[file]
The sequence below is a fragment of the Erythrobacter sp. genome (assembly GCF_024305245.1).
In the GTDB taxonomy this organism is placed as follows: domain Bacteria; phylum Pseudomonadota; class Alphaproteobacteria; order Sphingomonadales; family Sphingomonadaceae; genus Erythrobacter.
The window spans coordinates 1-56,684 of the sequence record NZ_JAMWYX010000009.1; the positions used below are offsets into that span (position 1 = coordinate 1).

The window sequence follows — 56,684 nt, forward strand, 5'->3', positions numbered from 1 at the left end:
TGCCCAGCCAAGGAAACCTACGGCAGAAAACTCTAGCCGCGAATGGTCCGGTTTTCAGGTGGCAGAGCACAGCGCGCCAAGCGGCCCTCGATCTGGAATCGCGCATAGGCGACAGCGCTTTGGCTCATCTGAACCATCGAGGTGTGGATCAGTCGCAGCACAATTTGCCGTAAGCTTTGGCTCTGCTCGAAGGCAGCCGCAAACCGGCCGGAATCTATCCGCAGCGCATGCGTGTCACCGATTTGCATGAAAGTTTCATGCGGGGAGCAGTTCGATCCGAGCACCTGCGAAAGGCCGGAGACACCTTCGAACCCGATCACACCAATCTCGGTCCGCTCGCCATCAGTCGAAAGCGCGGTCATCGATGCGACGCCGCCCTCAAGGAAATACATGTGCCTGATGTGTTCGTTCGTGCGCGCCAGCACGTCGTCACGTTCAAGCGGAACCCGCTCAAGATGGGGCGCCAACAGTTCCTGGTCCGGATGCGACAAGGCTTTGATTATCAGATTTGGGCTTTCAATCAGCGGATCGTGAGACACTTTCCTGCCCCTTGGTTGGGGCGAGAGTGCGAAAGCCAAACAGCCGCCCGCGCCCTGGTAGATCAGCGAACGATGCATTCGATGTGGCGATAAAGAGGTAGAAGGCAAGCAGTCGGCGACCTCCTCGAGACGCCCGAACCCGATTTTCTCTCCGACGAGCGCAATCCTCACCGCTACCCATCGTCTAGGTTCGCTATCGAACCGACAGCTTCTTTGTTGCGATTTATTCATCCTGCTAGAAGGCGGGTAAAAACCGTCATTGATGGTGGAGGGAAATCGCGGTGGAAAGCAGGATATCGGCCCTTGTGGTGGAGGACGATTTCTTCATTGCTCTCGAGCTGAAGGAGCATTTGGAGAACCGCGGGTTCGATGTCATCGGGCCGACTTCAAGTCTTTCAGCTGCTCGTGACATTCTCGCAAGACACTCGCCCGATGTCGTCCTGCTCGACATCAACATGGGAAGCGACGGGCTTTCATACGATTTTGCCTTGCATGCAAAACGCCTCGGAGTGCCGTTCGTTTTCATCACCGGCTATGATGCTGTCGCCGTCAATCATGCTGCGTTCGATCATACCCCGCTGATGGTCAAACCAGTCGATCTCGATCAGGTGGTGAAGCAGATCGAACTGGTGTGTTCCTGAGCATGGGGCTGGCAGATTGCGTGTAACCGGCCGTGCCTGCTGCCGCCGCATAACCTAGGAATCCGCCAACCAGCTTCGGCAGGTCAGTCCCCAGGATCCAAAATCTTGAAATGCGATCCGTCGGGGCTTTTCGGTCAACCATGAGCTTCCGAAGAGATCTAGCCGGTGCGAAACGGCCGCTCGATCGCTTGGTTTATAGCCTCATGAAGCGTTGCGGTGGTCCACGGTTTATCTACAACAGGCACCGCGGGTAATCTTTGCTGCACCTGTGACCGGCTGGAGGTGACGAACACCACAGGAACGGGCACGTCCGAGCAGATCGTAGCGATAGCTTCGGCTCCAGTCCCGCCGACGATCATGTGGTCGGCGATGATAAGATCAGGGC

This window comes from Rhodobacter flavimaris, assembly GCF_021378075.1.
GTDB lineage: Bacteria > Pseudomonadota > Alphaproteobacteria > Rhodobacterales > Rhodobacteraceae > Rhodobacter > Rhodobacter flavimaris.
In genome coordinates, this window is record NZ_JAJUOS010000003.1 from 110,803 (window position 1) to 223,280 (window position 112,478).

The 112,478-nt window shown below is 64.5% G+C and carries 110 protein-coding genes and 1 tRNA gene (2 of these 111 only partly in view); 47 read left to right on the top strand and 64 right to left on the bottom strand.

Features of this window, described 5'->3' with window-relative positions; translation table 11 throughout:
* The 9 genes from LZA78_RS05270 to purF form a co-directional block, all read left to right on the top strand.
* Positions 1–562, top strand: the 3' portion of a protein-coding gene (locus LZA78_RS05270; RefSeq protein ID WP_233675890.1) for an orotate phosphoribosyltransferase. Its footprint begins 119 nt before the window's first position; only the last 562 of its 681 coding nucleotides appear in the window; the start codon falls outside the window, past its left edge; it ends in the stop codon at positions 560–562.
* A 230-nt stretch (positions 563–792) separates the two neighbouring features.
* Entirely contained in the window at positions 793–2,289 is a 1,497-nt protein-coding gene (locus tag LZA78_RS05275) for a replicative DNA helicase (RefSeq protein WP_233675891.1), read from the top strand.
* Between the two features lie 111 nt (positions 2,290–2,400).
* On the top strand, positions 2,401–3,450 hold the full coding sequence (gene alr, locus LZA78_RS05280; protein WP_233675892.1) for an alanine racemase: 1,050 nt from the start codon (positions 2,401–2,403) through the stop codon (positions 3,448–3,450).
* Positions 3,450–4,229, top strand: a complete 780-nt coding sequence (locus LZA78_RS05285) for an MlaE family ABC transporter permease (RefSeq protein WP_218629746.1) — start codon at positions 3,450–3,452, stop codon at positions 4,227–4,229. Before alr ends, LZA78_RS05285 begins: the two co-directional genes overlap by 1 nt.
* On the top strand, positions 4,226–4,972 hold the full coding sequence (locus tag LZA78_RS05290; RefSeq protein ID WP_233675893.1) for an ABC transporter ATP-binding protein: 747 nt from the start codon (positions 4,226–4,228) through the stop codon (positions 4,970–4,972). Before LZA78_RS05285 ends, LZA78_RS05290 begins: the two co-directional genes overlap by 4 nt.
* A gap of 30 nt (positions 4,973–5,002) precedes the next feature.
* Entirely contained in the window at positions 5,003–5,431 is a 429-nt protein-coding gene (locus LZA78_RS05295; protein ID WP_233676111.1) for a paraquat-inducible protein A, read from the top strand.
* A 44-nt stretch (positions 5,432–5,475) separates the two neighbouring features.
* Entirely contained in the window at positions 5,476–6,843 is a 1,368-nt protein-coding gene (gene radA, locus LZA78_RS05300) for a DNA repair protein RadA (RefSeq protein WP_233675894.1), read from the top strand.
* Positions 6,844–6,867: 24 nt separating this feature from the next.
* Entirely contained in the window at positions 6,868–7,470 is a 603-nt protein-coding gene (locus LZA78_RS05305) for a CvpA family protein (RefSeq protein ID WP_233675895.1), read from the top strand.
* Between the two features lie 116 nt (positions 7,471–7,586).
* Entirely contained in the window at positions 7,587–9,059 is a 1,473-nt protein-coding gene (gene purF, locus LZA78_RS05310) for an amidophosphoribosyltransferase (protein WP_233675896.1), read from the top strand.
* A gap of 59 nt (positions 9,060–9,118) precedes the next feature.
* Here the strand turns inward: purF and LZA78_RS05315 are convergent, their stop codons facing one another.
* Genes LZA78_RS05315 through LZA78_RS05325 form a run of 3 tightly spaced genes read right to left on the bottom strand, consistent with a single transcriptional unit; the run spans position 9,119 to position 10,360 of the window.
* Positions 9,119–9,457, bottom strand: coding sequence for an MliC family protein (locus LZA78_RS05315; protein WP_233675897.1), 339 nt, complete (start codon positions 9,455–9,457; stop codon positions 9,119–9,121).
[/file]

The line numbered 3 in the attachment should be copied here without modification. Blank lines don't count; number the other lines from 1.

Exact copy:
The window spans coordinates 1-56,684 of the sequence record NZ_JAMWYX010000009.1; the positions used below are offsets into that span (position 1 = coordinate 1).